Educational “Reform” Measures the Wrong Things

Steven Nelson (via Diane Ravitch), Head of the Calhoun School in Manhattan, makes extremely important points when he says that so-called Educational “Reform” (e.g., Common Core “Standards”) is not intended to make deep and lasting improvements in education, but to “measure” students and accumulate “data” for the purposes of deciding the amount of funding schools will get and to make it easy for huge Corporations (e.g., Pearson) and Wall Street investors to reap huge profits:

“It is not coincidental that the education policy and reform business is highly profitable. Public education is estimated to be a $600-700 billion market. Those who drive the measuring and testing industry are first in line at the trough. Pearson Publishing, for example, has its greedy tentacles in nearly every school district in America. All the iterations of reform—No Child Left Behind, Race to the Top and, more recently, the Common Core— are driven by (and driving) the collection and interpretation of data.”

So it’s not only that “what gets tested [using high-stakes tests] is what gets taught,” it’s “what makes money for corporations and investors is what gets taught.”

Because music education has no immediate, short-term, hard-currency profits or products that narrowly educated business people and policymakers can measure—music is often eliminated to make room in the curriculum for math and literacy test prep that’s not “educational,” because standardized test scores are neither valid nor reliable indicators of deep mathematical and literary understanding. Or anything else.

Well-educated, experienced, and ethical teachers, says Diane Ravitch, “seek development, not accountability. What matters most cannot be measured.”

Nelson puts it this way: “Measure the wrong things and you’ll get the wrong behaviors. This simple statement succinctly characterizes why the American education system continues beating its head against the wall.”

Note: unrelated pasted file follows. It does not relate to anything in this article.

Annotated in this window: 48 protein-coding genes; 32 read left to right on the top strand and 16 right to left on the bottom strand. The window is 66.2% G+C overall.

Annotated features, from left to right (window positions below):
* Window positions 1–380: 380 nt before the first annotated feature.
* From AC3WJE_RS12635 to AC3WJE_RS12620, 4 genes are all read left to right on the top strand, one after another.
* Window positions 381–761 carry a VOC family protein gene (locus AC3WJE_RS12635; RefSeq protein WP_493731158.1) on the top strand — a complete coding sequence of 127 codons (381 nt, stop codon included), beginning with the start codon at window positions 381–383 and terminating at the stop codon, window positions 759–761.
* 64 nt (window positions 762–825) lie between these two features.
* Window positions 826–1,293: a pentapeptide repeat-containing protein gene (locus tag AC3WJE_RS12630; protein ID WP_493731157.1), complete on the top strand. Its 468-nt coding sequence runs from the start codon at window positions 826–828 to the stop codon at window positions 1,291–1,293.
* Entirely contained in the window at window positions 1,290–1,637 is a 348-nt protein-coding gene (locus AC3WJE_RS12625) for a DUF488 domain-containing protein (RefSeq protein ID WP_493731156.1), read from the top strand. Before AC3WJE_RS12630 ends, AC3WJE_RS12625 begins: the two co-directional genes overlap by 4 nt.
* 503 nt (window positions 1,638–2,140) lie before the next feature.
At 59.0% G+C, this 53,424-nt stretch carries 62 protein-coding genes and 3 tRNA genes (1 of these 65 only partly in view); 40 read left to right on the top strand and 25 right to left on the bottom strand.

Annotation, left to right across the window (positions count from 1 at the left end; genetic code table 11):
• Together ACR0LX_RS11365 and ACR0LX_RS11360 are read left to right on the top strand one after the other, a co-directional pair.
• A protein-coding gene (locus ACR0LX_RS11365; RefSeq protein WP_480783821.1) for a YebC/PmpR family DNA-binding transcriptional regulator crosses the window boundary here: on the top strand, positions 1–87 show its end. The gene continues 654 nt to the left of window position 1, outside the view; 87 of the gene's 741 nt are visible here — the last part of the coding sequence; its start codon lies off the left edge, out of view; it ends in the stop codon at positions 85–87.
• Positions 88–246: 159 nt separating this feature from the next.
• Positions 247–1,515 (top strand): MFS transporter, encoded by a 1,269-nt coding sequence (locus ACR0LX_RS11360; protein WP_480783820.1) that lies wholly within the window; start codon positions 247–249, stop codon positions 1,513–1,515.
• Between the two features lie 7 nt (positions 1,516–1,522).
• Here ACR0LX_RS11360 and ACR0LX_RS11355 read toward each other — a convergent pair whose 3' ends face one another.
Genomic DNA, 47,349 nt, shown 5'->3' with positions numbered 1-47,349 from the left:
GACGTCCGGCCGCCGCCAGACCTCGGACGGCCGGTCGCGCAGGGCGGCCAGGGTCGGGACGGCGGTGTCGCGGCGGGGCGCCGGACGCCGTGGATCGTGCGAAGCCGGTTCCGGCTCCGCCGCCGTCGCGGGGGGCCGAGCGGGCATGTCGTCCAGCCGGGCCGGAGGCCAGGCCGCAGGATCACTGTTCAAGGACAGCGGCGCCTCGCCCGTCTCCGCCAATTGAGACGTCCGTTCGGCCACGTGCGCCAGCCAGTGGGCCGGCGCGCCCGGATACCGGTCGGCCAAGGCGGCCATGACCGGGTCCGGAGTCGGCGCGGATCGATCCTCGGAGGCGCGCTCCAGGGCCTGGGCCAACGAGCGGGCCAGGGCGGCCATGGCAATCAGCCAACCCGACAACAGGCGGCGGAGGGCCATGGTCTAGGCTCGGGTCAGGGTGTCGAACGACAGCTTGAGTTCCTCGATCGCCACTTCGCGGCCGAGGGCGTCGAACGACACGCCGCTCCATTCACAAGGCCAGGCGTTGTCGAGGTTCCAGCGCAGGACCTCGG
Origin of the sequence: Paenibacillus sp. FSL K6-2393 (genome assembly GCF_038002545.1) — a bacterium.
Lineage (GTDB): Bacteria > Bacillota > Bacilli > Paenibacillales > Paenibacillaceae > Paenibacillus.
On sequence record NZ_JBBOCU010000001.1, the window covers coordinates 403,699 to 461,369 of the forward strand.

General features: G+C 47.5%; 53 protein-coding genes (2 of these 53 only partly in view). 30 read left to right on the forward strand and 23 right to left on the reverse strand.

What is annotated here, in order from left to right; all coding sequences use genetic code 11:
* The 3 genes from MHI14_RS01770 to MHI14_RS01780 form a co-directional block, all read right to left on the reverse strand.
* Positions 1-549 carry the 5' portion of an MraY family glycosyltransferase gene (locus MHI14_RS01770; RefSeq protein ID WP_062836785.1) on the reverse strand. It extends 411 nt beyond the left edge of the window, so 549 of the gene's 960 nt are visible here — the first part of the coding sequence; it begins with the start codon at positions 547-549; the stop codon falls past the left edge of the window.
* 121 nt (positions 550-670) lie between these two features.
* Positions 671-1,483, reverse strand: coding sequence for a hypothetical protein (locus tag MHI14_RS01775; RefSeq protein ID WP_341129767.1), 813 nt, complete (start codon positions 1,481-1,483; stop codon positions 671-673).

The same goes for music education. It’s exceedingly important for music teachers—and NAfME advocates—to keep in mind that “reform” policies were not developed by expert educational researchers. They were initially developed by economists and corporate employees who conceive education as a business; instruction as input, output; students as widgets. These business-based (e.g., Pearson) “educationalists” are not well-educated assessment experts—not even close.

Not surprisingly, then, reform policies have done irreparable harm to students, parents, and school systems across the U.S., and to public school music teaching and learning at all levels.

As music educators know, the irreparable harm of “reform” includes a national assault on arts education that’s resulted in the elimination of countless excellent school music programs and expert and dedicated music educators.

Therefore, as well as advocating for the intrinsic values of music making and listening of all kinds, it’s equally important that music educators join the ranks of thoughtful scholars, teachers, and parents who are resisting reform efforts, boycotting testing, and fighting for holistic curricula.

Music will become a central component in every child’s education if and only if public stakeholders push back hard against undemocratic corporations, politicians, and policies. Music educators must help other educators break free from narrow, ill-conceived concepts of education such as Common Core.

Let’s join and support perceptive, courageous, and well-informed parents, teachers, testing experts, and scholars, and the Badass Teachers Association who have valid reasons for being anti-testing and anti-Common Core Standards; people like Fred Smith, a veteran testing expert who worked for the New York City Board of Education. Smith warns parents that Pearson will be administering field tests in the schools in June. He provides a list of schools where the field tests will be given. He urges parents to opt their children out of the field tests.

The opt out movement is proving to be the most powerful tool that parents have against the whole agenda of test-and-punish “reform” that is being foisted on children and schools, benefiting no one but the testing industry.